Interesting Deathbed Converts

I have been looking around the internet for some interesting converts to the One, Holy, Catholic, and Apostolic Church. I find that deathbed conversions are interesting. On one hand I am glad to see that they converted, and on the other I think “What were you waiting for?”

Anyway, here is a list of some of the more famous deathbed conversions or “reversions” that I found on the net. Caveat: this list is certainly not exhaustive and in no way, shape, or form is it inerrant. Here are the converts:

Constantine the Great- Surprisingly, the great Emperor who signed the Edict of Milan and did so much for the Church in Her early days only converted on his deathbed. He may have postponed his baptism to properly repent for the earlier murders of his wife and son first (he ordered their executions.) He fell ill, realized that he was at death’s door, and was actually baptized by the Arian bishop Eusebius of Nicomedia. He is honored as a Saint in the Orthodox and Eastern Catholic Churches, the Latin Church has no Feast for him and does not honor him as a Saint.

Charles II of England- He and his brother James II were the best hopes in restoring Catholicism to “Our Lady’s Dowry” (Non Angli Sed Angeli !) James, who would succeed Charles on the throne of England converted to Catholicism first. Charles was against James’ conversion for political purposes but later converted himself on his deathbed. His father Charles I was beheaded after one of the many Civil Wars England fought against itself for power over the Isle. Charles I was added to the Anglican list of Saints as a martyr after the restoration of the Monarchy in England by his son, Charles II. Charles I is one of the few post-Reformation (Revolt?) saints of the Anglican Church.

Oscar Wilde- For all his flamboyant and wild (pun intended) behavior and homosexual dalliances he still asked to be baptized in to the Church on his deathbed. He was a brilliant poet, playwright, and novelist.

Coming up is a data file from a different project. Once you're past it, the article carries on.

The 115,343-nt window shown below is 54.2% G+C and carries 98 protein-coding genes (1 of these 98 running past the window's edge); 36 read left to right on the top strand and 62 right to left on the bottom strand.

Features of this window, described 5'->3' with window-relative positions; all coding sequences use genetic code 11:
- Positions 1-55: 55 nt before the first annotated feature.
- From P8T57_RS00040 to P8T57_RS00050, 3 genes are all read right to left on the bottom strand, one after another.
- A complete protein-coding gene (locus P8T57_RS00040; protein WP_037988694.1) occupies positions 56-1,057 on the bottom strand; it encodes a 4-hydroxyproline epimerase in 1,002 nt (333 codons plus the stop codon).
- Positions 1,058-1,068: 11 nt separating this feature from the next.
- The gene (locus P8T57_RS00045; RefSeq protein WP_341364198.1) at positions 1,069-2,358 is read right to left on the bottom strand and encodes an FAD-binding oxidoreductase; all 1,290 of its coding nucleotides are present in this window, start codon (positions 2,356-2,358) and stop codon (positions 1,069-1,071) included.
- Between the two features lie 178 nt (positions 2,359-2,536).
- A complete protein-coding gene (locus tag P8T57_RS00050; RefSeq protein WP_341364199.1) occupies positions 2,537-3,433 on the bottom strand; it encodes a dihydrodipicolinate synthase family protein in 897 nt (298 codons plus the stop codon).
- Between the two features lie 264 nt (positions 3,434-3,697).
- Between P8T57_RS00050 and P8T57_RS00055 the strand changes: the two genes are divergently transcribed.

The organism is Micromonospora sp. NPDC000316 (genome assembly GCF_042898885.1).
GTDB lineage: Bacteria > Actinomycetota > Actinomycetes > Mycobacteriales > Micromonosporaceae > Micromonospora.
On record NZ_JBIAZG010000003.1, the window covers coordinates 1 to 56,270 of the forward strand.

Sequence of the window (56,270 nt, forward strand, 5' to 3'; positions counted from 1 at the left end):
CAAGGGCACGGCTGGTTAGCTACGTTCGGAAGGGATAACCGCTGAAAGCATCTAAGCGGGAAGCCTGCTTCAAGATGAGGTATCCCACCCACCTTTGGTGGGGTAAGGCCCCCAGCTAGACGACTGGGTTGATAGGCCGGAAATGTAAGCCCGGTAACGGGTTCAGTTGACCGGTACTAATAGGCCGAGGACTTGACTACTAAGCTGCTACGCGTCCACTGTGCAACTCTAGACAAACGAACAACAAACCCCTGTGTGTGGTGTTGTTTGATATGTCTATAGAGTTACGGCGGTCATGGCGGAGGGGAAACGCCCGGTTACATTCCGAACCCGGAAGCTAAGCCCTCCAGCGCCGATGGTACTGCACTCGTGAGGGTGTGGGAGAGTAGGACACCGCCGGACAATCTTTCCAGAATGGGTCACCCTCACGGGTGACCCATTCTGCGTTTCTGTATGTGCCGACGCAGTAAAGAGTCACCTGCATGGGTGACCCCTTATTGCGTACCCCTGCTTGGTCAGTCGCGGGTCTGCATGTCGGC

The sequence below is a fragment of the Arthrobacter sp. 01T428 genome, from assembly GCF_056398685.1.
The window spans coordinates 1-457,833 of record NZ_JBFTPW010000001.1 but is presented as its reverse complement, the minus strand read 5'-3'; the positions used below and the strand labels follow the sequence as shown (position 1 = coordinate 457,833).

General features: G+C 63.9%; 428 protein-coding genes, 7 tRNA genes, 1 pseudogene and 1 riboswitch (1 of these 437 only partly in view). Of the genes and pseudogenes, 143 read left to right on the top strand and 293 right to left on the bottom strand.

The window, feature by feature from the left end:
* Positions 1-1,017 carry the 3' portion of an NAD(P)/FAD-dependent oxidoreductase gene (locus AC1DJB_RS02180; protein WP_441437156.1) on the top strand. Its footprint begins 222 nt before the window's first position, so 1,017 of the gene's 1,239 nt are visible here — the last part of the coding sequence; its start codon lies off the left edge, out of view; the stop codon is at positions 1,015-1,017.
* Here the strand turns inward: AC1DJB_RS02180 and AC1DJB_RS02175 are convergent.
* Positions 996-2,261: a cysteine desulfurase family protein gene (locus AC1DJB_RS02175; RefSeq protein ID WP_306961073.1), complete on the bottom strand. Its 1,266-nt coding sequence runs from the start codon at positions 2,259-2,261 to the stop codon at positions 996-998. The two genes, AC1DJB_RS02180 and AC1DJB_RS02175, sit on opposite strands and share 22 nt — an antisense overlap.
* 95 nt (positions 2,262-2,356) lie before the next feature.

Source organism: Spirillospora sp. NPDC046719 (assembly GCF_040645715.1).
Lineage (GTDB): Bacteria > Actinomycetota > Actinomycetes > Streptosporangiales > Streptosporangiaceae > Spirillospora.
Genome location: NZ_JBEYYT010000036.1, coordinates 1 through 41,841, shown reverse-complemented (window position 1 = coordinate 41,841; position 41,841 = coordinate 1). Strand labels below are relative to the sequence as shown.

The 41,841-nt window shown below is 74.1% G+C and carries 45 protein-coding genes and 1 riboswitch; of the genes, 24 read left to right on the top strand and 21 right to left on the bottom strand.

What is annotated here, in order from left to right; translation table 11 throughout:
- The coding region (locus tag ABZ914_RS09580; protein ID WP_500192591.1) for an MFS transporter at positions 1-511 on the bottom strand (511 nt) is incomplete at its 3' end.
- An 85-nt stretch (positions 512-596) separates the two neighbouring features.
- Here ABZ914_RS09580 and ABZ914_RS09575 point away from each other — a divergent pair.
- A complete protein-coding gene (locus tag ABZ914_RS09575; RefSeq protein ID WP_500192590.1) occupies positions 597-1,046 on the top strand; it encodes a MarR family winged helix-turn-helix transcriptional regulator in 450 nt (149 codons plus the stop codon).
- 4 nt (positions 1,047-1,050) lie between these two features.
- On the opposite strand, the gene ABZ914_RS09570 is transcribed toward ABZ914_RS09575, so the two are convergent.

John Wayne- I knew it! The Duke always reminded me of my grandpa! John Wayne had been married 3 times and was divorced twice. All of his wives were Hispanic women and I assume that their Catholicism rubbed off on him. I have always enjoyed his movies, especially the ones he made with Maureen O’Hara. Every year on or around St. Patrick’s Day, I make sure to watch The Quiet Man.

Buffalo Bill Cody- Buffalo Bill was baptized on his deathbed in Denver. He was given tribute by King George of England, Kaiser Wilhelm of Germany, and of course President Woodrow Wilson when they heard of his death. He may have been influenced by the great Chief Sitting Bull who, according to the blog Roman Christendom, converted some years before.

Some note that John Henry “Doc” Holiday may have been a deathbed convert… It is noted “He struck up a friendship with the local Catholic priest, Father Edward Downey, and there were unconfirmed reports that Holliday was received into the Catholic Church just before he died. For the last two weeks of his life, he was delirious. Doc Holliday died on Nov. 8, 1887, age 36.” (Source).  Also “friend and first cousin Martha Anne “Mattie” Holliday, with whom he regularly corresponded throughout his life, had years earlier become a Catholic nun, and this may have been an influence. ” (Source)

There are many more, but it is getting late and I have to go to Mass tomorrow.

About these ads

3 Responses to Interesting Deathbed Converts

  1. Tito Edwards says:

    Legend has it that George Washington. Another legend has it that the Sultan of Egypt Malik al-Kamil whom St. Francis of Assisi helped to convert after his (St. Francis’) death converted as well. Both Washington and Sultan converted on their death beds.

  2. Gerard says:

    Is it true, that President George Washington had a deathbed Catholic conversion?

  3. kenneth says:

    No it is not true that Washington had a deathbed conversion. “According to the extant record of Washington’s final hours, there was no reference to any religious words or prayers, no request for forgiveness, no fear of divine judgment, no call for a minister (although ample time existed to call one if desired), no deathbed farewell, no promise or hope of meeting again in heaven.”

Leave a Reply

Fill in your details below or click an icon to log in:

WordPress.com Logo

You are commenting using your WordPress.com account. Log Out / Change )

Twitter picture

You are commenting using your Twitter account. Log Out / Change )

Facebook photo

You are commenting using your Facebook account. Log Out / Change )

Google+ photo

You are commenting using your Google+ account. Log Out / Change )

Connecting to %s

Follow

Get every new post delivered to your Inbox.

Join 92 other followers

%d bloggers like this: